While the document appeared to be an elaboration of the Soviet failures as external to Philippine radical and revolutionary movement, one could be more appreciative of the uncompromising criticism to “Soviet social imperialism” if one was to locate the ideological formulation of the party in the history of its development. Sison was expelled from the old party and sought to reestablish a new one because of the Philippine local communist groups’ own internal debates. While the old party remained loyal to the Soviet Union and its allies in waging the revolution, the reestablished party under Sison sought to redirect the ideological currents of the movement towards Mao Tsetung Thought. It should also be noted that the reestablished party never saw any positive move at establishing fraternal relations with the CPSU when the Soviet Union recognized both the martial law regime under Ferdinand Marcos, and the old Philippine communist party that sought to be accommodated in the martial law government, while the newly reestablished party remained vigorously anti-Marcos and against martial law. The old party and the CPSU’s analysis that the Marcos regime was not an extension of American imperialist

17 launching of an armed revolution. In the Indonesian situation, the question of diverse nationalities and citizenship of the constituent populations need to be addressed in building a mass base for a nationwide open, legal political party. So concerned was the PKI about the projecting the party as a mass national party that it opted to “place the interests of class and of the party below the national interest, or place the national interest above the interests of class and of the party.”16

Sison and the Communist Party of the Philippines also tried to project the revolutionary optimism that characterized most of their writings. Locating the Philippine revolution in Southeast Asia had always been a major feature of his radical writings.

“…but all other persistent armed struggles in Southeast Asia, of which our people’s war is one, promise to eventually grow in significance and effectiveness as the turmoil of the capitalist system worsens and US imperialism declines further. The revolutionary armed struggles in Vietnam, Cambodia and Laos have served to stress the fact that since after World War II, it has become possible for the peoples of the colonial and semicolonial countries in the East to develop over a long period of time big and small revolutionary base areas, wage long term revolutionary wars, in which the cities are encircled from the countryside and then gradually to advance on the cities and win nationwide victory. 17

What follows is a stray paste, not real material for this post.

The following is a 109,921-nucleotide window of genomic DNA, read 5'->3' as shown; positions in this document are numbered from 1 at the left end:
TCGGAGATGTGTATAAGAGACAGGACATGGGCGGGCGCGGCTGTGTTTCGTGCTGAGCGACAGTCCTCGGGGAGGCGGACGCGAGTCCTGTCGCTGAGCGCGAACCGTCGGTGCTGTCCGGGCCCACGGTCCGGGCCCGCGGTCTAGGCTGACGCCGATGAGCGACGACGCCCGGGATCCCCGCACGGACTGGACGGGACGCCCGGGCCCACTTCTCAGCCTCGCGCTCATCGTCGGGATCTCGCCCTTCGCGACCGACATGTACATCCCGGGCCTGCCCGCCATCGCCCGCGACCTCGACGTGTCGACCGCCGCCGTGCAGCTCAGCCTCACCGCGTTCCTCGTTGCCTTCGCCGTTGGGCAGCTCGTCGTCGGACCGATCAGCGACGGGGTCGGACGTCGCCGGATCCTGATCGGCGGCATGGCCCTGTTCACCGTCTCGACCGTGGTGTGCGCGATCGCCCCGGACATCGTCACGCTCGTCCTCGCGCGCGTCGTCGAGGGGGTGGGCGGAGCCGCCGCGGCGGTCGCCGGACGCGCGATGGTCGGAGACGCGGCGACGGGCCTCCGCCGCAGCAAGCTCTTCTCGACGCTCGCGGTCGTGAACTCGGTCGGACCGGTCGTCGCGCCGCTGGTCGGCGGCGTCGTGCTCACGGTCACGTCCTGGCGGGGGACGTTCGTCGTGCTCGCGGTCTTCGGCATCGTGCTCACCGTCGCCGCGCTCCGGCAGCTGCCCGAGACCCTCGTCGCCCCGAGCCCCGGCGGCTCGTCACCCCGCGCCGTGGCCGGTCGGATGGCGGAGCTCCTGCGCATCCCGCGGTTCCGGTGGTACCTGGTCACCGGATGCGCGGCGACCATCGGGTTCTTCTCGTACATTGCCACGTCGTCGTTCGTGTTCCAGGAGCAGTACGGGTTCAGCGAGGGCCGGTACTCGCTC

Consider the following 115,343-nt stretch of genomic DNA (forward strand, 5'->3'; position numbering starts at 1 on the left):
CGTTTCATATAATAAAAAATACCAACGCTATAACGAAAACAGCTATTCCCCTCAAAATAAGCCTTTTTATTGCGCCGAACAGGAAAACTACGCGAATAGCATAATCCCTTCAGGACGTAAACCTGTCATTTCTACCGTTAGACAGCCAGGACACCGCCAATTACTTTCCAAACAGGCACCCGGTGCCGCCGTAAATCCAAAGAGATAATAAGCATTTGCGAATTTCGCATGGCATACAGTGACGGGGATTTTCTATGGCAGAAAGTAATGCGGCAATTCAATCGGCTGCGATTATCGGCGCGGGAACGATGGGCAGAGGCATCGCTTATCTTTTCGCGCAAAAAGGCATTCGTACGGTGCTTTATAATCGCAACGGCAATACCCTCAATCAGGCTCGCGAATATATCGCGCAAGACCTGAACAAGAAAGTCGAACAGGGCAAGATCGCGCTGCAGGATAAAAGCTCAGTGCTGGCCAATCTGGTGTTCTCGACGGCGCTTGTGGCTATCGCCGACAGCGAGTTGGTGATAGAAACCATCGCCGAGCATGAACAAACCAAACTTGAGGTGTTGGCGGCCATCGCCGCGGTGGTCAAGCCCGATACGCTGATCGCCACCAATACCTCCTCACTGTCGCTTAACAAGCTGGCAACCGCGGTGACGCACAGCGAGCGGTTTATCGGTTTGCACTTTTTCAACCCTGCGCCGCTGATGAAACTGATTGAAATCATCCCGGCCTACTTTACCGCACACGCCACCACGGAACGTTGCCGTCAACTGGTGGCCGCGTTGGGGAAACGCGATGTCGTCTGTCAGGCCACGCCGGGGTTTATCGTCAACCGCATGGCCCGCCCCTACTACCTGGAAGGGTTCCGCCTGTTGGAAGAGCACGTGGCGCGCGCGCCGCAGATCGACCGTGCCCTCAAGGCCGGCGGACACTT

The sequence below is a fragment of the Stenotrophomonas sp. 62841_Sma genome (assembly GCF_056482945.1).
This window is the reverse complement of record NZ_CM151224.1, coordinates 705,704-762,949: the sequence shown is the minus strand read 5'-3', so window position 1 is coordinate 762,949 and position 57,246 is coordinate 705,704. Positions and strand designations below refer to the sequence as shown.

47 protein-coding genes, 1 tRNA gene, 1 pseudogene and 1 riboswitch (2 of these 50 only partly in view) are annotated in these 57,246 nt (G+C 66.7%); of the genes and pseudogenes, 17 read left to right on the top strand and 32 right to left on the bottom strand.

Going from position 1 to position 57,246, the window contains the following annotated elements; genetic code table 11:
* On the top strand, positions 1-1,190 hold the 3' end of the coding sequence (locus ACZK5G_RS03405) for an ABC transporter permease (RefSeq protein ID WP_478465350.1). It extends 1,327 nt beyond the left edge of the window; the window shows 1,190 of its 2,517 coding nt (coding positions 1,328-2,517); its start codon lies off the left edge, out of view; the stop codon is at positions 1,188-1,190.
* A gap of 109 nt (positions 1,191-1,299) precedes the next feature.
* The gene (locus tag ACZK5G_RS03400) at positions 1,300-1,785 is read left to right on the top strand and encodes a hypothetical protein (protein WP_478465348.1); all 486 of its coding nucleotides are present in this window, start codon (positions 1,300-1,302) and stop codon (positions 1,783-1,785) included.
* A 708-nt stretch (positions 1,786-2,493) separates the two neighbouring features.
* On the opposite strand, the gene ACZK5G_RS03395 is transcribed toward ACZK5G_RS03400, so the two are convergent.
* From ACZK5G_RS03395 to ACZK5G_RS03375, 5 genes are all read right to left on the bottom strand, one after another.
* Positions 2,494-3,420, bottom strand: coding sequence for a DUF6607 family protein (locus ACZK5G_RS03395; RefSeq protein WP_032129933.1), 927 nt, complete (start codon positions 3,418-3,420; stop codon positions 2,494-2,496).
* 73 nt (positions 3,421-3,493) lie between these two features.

The Urgent Tasks of Southeast Asian Revolutions

The revolutionary writings of Sison were clearly influenced by the emergence of new political forces and tendencies in the region. The development of pro-US authoritarian regimes would mean more repressive anti-communist governments in the region, like Marcos for the Philippines, and Suharto for Indonesia. In the document “Our Urgent Tasks” Sison outlined the immediate tasks of the revolutionary forces given to the new developments. The strategic importance of armed struggle was a constant factor mentioned in all portions of the document. The development of the armed revolutionary movement in the countryside; the revolutionary mass movement in the cities; as well as the establishment of an antifascist, anti feudal and anti imperialist united front movement were all tasks of Philippine communists living under a period of heightened political repression. The three weapons of the revolution – the party, the people’s army and the united front – were all given due importance in the document as instruments that would assure the victory of the national democratic revolution with a socialist perspective in the Philippines.

The debacles of the revolutionary movements in the region such as the catastrophic defeats of the communist movements in Indonesia, Malaysia, and Thailand were never mentioned in the document. Though it was clear that the Philippine communist movement have realized the consequences of the consolidation of pro-US regimes in the region, it chose to maintain its revolutionary optimism by emphasizing the communist victories of other countries. In contemporary Southeast Asian experiences of nation formation, “Malaysia” was to be condemned as an artificial invention of imperialist countries like the US and Britain, Indonesia initially was the hotbed of revolutionary activities but was aborted by the coup of Suharto, while the nations of Vietnam, Laos and Cambodia were to be regarded as models in the realization of revolutionary victories. They served as a beacon of light to socialist construction according to Sison, and had proven that small nations can be recognized as capable of contributing to world revolutions. In the words of the communist party,